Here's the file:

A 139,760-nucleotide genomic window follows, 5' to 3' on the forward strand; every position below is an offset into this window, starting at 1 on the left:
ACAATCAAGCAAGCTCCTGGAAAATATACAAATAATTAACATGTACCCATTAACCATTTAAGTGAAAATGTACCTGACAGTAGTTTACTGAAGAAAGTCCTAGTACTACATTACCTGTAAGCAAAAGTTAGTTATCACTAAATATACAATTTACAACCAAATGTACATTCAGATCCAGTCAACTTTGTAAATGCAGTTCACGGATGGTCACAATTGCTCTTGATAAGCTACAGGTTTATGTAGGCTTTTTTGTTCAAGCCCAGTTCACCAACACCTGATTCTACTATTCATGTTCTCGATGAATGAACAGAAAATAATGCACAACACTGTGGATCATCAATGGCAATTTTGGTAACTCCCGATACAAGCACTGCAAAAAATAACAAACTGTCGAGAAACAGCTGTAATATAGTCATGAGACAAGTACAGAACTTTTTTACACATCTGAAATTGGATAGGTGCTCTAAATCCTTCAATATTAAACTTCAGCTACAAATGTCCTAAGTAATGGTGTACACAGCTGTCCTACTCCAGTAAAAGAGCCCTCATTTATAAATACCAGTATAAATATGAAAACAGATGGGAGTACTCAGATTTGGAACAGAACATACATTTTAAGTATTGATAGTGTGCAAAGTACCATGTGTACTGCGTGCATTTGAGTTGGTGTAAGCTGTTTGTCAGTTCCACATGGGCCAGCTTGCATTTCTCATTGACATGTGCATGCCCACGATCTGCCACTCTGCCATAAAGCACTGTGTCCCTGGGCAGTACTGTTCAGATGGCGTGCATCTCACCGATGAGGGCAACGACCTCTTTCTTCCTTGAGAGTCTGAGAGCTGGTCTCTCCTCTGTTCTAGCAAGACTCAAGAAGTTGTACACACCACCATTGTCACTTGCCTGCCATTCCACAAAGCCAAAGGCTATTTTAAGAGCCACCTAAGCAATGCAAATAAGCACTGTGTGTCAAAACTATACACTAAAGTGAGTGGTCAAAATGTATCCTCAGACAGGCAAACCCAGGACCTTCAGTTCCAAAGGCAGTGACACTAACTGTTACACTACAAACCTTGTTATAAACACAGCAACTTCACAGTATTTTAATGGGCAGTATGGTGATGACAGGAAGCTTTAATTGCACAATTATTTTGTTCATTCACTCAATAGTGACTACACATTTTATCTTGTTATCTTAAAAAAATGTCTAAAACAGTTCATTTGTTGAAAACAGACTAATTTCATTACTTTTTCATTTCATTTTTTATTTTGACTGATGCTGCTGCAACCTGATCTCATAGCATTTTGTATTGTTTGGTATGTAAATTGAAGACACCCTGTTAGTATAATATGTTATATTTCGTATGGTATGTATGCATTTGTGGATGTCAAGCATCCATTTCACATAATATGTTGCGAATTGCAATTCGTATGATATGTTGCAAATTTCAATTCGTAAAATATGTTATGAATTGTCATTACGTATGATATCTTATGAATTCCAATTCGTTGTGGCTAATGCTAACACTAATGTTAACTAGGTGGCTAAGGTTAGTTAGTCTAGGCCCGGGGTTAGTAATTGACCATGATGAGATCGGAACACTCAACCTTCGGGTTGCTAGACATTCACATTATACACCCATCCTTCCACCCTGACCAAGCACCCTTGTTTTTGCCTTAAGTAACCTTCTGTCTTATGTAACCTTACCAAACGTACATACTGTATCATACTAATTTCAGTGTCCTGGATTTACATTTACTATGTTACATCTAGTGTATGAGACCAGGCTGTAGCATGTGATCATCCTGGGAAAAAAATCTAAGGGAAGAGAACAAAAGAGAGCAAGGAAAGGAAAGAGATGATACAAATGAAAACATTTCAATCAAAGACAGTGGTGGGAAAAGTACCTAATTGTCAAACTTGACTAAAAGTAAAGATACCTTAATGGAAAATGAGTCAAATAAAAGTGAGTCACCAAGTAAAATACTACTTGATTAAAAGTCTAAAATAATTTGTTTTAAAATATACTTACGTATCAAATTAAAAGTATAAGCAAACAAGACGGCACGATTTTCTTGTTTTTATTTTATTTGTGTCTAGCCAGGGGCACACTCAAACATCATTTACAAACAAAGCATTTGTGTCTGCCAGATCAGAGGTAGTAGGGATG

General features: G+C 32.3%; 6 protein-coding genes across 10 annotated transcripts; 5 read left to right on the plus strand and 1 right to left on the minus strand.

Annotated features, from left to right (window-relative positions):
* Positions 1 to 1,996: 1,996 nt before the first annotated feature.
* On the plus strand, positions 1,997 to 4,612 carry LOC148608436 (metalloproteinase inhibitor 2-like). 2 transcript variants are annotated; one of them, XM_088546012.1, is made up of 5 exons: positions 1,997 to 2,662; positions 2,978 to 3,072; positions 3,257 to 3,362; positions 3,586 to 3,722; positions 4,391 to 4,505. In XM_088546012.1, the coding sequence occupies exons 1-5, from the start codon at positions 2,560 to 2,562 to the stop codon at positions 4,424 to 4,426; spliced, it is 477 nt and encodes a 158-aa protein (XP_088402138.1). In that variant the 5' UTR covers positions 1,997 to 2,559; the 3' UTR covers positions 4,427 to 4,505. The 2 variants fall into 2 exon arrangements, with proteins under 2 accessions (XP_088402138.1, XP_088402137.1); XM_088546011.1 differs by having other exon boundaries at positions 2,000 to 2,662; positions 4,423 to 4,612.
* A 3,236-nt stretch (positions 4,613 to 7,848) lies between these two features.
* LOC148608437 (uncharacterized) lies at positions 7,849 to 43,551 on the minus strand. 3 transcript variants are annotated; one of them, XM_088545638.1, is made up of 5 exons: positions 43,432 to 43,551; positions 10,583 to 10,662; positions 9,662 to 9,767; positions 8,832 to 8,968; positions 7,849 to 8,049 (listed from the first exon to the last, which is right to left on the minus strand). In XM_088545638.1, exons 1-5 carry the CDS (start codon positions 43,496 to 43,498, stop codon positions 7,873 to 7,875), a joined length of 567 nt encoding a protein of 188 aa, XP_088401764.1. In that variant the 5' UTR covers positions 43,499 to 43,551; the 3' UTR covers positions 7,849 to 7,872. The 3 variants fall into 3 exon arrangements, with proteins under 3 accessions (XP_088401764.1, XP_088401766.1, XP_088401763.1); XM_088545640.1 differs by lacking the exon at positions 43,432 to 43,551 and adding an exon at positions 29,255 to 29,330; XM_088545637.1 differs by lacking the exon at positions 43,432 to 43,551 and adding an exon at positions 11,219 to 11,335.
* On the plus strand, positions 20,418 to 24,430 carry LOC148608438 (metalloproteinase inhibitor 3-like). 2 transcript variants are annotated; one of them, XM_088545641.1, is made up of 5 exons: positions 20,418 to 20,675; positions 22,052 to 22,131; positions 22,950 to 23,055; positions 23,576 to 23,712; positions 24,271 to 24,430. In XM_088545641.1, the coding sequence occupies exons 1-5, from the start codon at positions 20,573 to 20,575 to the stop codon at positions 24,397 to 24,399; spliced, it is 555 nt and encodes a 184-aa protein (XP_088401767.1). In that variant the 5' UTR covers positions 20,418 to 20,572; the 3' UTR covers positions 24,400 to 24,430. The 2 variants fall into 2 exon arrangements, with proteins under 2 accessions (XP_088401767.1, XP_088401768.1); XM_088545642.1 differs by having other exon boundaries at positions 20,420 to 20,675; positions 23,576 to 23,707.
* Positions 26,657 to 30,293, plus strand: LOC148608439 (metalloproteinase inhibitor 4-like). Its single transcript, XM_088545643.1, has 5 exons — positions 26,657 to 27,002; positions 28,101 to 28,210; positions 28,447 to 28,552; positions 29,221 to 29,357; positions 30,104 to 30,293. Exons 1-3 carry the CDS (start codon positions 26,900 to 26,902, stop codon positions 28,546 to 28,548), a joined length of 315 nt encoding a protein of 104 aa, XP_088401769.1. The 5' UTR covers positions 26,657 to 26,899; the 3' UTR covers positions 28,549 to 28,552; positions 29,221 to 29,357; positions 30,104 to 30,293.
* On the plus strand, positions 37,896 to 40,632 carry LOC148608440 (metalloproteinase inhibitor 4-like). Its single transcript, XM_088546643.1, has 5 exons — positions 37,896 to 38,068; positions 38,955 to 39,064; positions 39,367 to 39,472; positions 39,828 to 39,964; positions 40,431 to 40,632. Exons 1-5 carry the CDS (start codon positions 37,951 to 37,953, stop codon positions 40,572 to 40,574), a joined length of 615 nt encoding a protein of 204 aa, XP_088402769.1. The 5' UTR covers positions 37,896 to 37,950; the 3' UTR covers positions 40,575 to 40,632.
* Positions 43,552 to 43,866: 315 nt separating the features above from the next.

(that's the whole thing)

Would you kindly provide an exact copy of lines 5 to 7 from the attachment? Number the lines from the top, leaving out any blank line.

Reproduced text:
* Positions 1 to 1,996: 1,996 nt before the first annotated feature.
* On the plus strand, positions 1,997 to 4,612 carry LOC148608436 (metalloproteinase inhibitor 2-like). 2 transcript variants are annotated; one of them, XM_088546012.1, is made up of 5 exons: positions 1,997 to 2,662; positions 2,978 to 3,072; positions 3,257 to 3,362; positions 3,586 to 3,722; positions 4,391 to 4,505. In XM_088546012.1, the coding sequence occupies exons 1-5, from the start codon at positions 2,560 to 2,562 to the stop codon at positions 4,424 to 4,426; spliced, it is 477 nt and encodes a 158-aa protein (XP_088402138.1). In that variant the 5' UTR covers positions 1,997 to 2,559; the 3' UTR covers positions 4,427 to 4,505. The 2 variants fall into 2 exon arrangements, with proteins under 2 accessions (XP_088402138.1, XP_088402137.1); XM_088546011.1 differs by having other exon boundaries at positions 2,000 to 2,662; positions 4,423 to 4,612.
* A 3,236-nt stretch (positions 4,613 to 7,848) lies between these two features.